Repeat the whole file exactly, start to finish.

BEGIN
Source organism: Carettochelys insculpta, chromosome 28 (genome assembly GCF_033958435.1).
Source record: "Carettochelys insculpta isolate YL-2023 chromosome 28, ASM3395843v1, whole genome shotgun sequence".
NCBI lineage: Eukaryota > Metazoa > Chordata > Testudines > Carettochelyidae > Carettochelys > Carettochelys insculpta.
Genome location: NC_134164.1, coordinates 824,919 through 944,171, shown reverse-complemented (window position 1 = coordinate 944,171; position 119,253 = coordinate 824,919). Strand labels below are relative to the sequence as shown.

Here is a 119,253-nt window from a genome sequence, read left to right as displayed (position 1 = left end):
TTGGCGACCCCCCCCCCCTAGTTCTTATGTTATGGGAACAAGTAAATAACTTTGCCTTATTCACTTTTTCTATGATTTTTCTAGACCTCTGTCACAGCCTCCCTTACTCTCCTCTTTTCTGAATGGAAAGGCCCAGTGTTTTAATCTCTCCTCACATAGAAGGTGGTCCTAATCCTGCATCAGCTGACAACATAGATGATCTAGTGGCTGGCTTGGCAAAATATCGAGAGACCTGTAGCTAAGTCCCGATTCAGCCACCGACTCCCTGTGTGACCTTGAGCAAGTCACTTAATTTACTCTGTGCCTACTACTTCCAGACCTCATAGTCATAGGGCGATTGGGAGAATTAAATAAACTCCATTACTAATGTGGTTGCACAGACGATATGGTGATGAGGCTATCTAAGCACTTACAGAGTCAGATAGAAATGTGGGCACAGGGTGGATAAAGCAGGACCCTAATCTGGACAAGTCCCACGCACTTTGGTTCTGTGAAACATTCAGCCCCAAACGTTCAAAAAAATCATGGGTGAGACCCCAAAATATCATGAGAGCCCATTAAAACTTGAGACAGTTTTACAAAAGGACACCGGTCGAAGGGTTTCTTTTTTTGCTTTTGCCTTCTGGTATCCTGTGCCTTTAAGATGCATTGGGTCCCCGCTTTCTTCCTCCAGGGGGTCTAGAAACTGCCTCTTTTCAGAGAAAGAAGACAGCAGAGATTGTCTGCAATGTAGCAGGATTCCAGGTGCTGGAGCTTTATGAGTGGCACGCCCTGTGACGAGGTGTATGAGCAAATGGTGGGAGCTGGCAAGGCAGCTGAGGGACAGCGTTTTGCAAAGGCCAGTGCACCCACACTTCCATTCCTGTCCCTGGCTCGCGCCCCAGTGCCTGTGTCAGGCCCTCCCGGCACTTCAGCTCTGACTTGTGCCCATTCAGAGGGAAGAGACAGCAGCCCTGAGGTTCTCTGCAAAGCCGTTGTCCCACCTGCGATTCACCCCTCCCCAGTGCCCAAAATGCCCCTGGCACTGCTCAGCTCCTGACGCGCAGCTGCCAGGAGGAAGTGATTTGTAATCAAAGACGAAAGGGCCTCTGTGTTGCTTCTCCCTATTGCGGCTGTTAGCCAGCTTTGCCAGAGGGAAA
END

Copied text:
Source organism: Carettochelys insculpta, chromosome 28 (genome assembly GCF_033958435.1).
Source record: "Carettochelys insculpta isolate YL-2023 chromosome 28, ASM3395843v1, whole genome shotgun sequence".
NCBI lineage: Eukaryota > Metazoa > Chordata > Testudines > Carettochelyidae > Carettochelys > Carettochelys insculpta.
Genome location: NC_134164.1, coordinates 824,919 through 944,171, shown reverse-complemented (window position 1 = coordinate 944,171; position 119,253 = coordinate 824,919). Strand labels below are relative to the sequence as shown.

Here is a 119,253-nt window from a genome sequence, read left to right as displayed (position 1 = left end):
TTGGCGACCCCCCCCCCCTAGTTCTTATGTTATGGGAACAAGTAAATAACTTTGCCTTATTCACTTTTTCTATGATTTTTCTAGACCTCTGTCACAGCCTCCCTTACTCTCCTCTTTTCTGAATGGAAAGGCCCAGTGTTTTAATCTCTCCTCACATAGAAGGTGGTCCTAATCCTGCATCAGCTGACAACATAGATGATCTAGTGGCTGGCTTGGCAAAATATCGAGAGACCTGTAGCTAAGTCCCGATTCAGCCACCGACTCCCTGTGTGACCTTGAGCAAGTCACTTAATTTACTCTGTGCCTACTACTTCCAGACCTCATAGTCATAGGGCGATTGGGAGAATTAAATAAACTCCATTACTAATGTGGTTGCACAGACGATATGGTGATGAGGCTATCTAAGCACTTACAGAGTCAGATAGAAATGTGGGCACAGGGTGGATAAAGCAGGACCCTAATCTGGACAAGTCCCACGCACTTTGGTTCTGTGAAACATTCAGCCCCAAACGTTCAAAAAAATCATGGGTGAGACCCCAAAATATCATGAGAGCCCATTAAAACTTGAGACAGTTTTACAAAAGGACACCGGTCGAAGGGTTTCTTTTTTTGCTTTTGCCTTCTGGTATCCTGTGCCTTTAAGATGCATTGGGTCCCCGCTTTCTTCCTCCAGGGGGTCTAGAAACTGCCTCTTTTCAGAGAAAGAAGACAGCAGAGATTGTCTGCAATGTAGCAGGATTCCAGGTGCTGGAGCTTTATGAGTGGCACGCCCTGTGACGAGGTGTATGAGCAAATGGTGGGAGCTGGCAAGGCAGCTGAGGGACAGCGTTTTGCAAAGGCCAGTGCACCCACACTTCCATTCCTGTCCCTGGCTCGCGCCCCAGTGCCTGTGTCAGGCCCTCCCGGCACTTCAGCTCTGACTTGTGCCCATTCAGAGGGAAGAGACAGCAGCCCTGAGGTTCTCTGCAAAGCCGTTGTCCCACCTGCGATTCACCCCTCCCCAGTGCCCAAAATGCCCCTGGCACTGCTCAGCTCCTGACGCGCAGCTGCCAGGAGGAAGTGATTTGTAATCAAAGACGAAAGGGCCTCTGTGTTGCTTCTCCCTATTGCGGCTGTTAGCCAGCTTTGCCAGAGGGAAA